Monetizing stranded natural gas has always been a challenge. An innovative approach can be profitable, environmentally friendly and push back imports according to Perry Babb, CEO of KeyState Natural Gas Synthesis.
The proposed $400 million facility would bring 800 construction and permanent jobs to center of Pennsylvania in Clinton County. It would convert stranded natural gas into hydrogen and ammonia for industrial, medical transportation and agricultural transportation uses; and urea for diesel exhaust fluid (DEF).
“We have to focus on the environmental concerns,” Babb told Shale Directories. “Carbon capture and storage is key part of our plan. Our preliminary design calculation is a 70% reduction in CO2 I compared to a typical facility. Secondly, we will produce DEF, which reduces the emissions profile of diesel trucks and equipment.” DEF has been EPA mandated for new diesel engines since 2008 and eliminates 90% of nitrogen oxide emissions while improving fuel consumption by 3 to 4%. “We will be producing our own shale gas onsite for power and as feedstock. Our gas will move through our own new gathering system from our own new wells, resulting in a closed methane system and ideal to monitor and remediate fugitive methane emissions.
Babb will be a featured speaker at the 4th Annual Appalachian Storage Hub Conference on November 5th at the Hilton Garden Inn in Southpointe, Canonsburg, Pennsylvania. The conference is produced by Shale Directories and TopLine Analytics. “Perry Babb and KeyState Natural Gas Synthesis are a great asset to our Appalachian Storage Hub Conference,” stated Joe Barone, President and Founder, Shale Directories.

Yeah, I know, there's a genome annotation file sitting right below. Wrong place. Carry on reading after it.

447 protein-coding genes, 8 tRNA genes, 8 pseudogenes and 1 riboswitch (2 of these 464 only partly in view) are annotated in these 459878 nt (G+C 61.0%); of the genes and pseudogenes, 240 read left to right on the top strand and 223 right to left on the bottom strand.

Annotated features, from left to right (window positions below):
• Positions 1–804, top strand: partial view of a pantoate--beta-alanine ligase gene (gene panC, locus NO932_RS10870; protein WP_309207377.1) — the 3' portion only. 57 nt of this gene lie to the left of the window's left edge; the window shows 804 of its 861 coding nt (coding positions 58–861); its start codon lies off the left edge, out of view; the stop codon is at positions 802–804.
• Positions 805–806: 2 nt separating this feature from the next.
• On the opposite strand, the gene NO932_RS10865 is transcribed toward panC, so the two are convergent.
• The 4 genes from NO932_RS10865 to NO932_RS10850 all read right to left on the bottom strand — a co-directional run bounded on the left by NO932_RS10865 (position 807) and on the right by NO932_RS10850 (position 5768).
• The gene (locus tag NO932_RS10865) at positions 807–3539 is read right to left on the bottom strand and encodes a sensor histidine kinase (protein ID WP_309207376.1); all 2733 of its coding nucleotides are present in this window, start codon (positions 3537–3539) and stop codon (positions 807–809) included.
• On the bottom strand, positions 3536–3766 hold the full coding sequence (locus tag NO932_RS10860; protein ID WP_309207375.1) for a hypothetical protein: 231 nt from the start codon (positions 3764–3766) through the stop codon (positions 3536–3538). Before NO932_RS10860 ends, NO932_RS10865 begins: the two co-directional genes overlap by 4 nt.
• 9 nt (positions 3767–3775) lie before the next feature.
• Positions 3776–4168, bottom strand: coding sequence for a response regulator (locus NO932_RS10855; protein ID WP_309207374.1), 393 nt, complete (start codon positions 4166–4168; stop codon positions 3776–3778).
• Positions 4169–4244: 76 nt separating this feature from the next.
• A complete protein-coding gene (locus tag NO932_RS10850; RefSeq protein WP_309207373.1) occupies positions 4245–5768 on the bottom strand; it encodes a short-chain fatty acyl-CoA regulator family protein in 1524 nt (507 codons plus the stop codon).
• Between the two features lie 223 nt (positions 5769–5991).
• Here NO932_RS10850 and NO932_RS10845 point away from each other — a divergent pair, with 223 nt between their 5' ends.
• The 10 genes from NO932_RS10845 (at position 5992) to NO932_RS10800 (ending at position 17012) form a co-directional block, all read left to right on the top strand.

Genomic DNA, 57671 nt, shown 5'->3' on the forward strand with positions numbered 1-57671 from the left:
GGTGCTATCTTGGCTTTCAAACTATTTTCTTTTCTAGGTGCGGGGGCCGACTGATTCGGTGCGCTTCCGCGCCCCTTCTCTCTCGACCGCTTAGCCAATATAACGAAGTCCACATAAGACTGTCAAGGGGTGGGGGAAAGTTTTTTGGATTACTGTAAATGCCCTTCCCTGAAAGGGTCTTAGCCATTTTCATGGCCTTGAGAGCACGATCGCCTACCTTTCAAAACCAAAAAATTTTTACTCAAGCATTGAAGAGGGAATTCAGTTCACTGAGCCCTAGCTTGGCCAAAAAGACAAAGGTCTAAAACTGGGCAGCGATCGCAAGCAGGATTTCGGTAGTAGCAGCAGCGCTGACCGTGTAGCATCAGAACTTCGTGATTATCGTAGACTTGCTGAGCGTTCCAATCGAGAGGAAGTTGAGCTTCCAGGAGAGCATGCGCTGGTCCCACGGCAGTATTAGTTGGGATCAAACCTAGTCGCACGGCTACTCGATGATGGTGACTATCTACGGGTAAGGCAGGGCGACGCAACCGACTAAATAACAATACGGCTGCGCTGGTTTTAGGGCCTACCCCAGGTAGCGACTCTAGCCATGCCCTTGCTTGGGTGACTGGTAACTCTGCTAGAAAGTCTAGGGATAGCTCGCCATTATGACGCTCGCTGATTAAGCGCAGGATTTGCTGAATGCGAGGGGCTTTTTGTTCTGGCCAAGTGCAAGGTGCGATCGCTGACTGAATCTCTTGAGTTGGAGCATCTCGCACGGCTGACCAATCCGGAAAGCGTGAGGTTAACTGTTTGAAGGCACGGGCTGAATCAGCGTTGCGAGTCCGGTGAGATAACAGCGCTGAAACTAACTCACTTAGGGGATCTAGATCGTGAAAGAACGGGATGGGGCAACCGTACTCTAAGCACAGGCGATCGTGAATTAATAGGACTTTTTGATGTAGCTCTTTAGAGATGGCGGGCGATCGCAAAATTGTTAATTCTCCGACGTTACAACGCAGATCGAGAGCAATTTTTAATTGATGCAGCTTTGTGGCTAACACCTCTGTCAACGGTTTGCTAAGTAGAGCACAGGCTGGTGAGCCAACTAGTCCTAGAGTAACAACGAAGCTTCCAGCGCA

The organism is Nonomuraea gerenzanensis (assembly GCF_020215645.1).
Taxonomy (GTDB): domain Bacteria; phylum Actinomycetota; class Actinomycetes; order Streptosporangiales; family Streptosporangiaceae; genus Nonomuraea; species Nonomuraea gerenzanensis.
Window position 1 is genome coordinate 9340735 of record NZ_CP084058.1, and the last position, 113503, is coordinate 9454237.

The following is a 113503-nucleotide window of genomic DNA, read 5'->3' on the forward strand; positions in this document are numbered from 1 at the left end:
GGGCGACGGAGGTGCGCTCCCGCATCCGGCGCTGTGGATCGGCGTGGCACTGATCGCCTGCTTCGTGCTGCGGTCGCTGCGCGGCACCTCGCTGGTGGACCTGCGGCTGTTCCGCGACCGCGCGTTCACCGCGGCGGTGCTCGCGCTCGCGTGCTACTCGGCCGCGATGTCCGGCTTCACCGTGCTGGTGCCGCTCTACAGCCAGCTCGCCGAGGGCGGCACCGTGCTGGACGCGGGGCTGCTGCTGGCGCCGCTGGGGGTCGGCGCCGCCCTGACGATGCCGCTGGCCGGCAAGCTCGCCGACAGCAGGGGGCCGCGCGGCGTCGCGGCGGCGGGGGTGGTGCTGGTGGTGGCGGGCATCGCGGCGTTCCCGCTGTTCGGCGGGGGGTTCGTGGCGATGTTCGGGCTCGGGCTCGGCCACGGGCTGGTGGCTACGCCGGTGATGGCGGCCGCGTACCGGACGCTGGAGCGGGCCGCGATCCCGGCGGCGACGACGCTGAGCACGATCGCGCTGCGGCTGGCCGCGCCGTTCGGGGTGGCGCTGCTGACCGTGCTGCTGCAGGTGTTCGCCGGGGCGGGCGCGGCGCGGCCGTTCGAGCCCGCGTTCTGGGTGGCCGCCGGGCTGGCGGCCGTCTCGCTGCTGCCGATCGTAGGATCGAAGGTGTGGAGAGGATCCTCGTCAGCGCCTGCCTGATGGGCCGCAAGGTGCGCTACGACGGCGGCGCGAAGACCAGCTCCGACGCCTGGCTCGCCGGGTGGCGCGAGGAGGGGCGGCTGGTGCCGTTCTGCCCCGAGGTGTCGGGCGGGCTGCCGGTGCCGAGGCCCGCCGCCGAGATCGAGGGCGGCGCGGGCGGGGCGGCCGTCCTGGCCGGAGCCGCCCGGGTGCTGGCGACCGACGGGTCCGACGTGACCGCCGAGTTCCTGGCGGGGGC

Keystate was formed to utilize shale gas present on it’s Partner, Frontier Natural Resources’, 7000 Winner tract, part of a former coal mining area. Continuing on the environmental theme, within the 7,000 remote acres, only 30 acres of the 300-acre Keystone site will be developed. The remainder will be a buffer to create a major new native Pennsylvanian Elk habitat in conjunction with local and State experts.
A member of the Governor’s Action Team said, KeyState is a case study in public private partnership’ Babb said. “We discovered that site was located within a Federal Qualified Opportunity Zone, an area designated as a distressed community with chronically high unemployment and poverity, long ago reliant on coal surface mining which has been shutdown.” Babb went on to outline relationships with Penn State University, the US Department of Energy, Department of Agriculture HUD, and many more State and Federal agencies.
“Perry Babb’s innovative approaches, environmental focus, and partnership with local, State and Federal agencies will provide our attendees a how to clinic that they can take back to their own operations,” said Tom Gellrich, President and Founder, TopLine Analytics. “It’s a rare opportunity to gain insight from an innovator like Babb.”